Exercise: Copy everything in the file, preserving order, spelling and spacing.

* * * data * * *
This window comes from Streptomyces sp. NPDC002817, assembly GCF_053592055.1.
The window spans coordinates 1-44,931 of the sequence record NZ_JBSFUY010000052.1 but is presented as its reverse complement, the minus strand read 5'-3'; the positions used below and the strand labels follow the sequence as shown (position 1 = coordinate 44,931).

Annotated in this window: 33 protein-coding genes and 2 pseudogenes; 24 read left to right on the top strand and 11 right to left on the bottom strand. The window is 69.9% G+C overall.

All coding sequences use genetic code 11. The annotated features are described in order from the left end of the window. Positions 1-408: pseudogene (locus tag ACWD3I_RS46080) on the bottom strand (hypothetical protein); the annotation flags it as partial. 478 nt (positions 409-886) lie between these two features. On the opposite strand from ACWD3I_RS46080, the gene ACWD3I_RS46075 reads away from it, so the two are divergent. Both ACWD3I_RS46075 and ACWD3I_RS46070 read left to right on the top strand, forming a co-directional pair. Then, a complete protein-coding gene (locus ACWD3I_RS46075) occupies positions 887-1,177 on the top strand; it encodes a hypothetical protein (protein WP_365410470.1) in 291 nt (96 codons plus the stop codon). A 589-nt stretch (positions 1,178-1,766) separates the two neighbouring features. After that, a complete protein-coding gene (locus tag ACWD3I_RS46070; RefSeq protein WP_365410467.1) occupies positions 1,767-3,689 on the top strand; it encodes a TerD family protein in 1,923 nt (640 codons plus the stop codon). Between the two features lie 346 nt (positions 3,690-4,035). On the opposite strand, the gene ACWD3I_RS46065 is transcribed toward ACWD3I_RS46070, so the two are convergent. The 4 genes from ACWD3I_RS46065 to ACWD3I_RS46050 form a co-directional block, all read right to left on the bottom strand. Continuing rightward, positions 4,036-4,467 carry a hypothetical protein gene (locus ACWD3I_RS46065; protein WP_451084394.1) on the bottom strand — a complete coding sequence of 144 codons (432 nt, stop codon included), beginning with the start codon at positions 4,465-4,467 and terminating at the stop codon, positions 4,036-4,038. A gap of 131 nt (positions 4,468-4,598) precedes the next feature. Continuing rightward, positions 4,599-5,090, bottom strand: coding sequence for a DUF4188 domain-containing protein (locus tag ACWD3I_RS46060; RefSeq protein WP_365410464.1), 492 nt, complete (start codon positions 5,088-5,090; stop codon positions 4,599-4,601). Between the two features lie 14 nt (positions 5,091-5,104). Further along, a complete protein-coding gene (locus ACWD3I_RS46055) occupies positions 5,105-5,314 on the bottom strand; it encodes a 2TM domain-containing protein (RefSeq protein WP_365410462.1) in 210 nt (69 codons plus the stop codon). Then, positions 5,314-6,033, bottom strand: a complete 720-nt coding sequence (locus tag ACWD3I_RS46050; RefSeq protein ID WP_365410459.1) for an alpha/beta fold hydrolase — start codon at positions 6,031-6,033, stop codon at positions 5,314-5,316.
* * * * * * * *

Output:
This window comes from Streptomyces sp. NPDC002817, assembly GCF_053592055.1.
The window spans coordinates 1-44,931 of the sequence record NZ_JBSFUY010000052.1 but is presented as its reverse complement, the minus strand read 5'-3'; the positions used below and the strand labels follow the sequence as shown (position 1 = coordinate 44,931).

Annotated in this window: 33 protein-coding genes and 2 pseudogenes; 24 read left to right on the top strand and 11 right to left on the bottom strand. The window is 69.9% G+C overall.

All coding sequences use genetic code 11. The annotated features are described in order from the left end of the window. Positions 1-408: pseudogene (locus tag ACWD3I_RS46080) on the bottom strand (hypothetical protein); the annotation flags it as partial. 478 nt (positions 409-886) lie between these two features. On the opposite strand from ACWD3I_RS46080, the gene ACWD3I_RS46075 reads away from it, so the two are divergent. Both ACWD3I_RS46075 and ACWD3I_RS46070 read left to right on the top strand, forming a co-directional pair. Then, a complete protein-coding gene (locus ACWD3I_RS46075) occupies positions 887-1,177 on the top strand; it encodes a hypothetical protein (protein WP_365410470.1) in 291 nt (96 codons plus the stop codon). A 589-nt stretch (positions 1,178-1,766) separates the two neighbouring features. After that, a complete protein-coding gene (locus tag ACWD3I_RS46070; RefSeq protein WP_365410467.1) occupies positions 1,767-3,689 on the top strand; it encodes a TerD family protein in 1,923 nt (640 codons plus the stop codon). Between the two features lie 346 nt (positions 3,690-4,035). On the opposite strand, the gene ACWD3I_RS46065 is transcribed toward ACWD3I_RS46070, so the two are convergent. The 4 genes from ACWD3I_RS46065 to ACWD3I_RS46050 form a co-directional block, all read right to left on the bottom strand. Continuing rightward, positions 4,036-4,467 carry a hypothetical protein gene (locus ACWD3I_RS46065; protein WP_451084394.1) on the bottom strand — a complete coding sequence of 144 codons (432 nt, stop codon included), beginning with the start codon at positions 4,465-4,467 and terminating at the stop codon, positions 4,036-4,038. A gap of 131 nt (positions 4,468-4,598) precedes the next feature. Continuing rightward, positions 4,599-5,090, bottom strand: coding sequence for a DUF4188 domain-containing protein (locus tag ACWD3I_RS46060; RefSeq protein WP_365410464.1), 492 nt, complete (start codon positions 5,088-5,090; stop codon positions 4,599-4,601). Between the two features lie 14 nt (positions 5,091-5,104). Further along, a complete protein-coding gene (locus ACWD3I_RS46055) occupies positions 5,105-5,314 on the bottom strand; it encodes a 2TM domain-containing protein (RefSeq protein WP_365410462.1) in 210 nt (69 codons plus the stop codon). Then, positions 5,314-6,033, bottom strand: a complete 720-nt coding sequence (locus tag ACWD3I_RS46050; RefSeq protein ID WP_365410459.1) for an alpha/beta fold hydrolase — start codon at positions 6,031-6,033, stop codon at positions 5,314-5,316.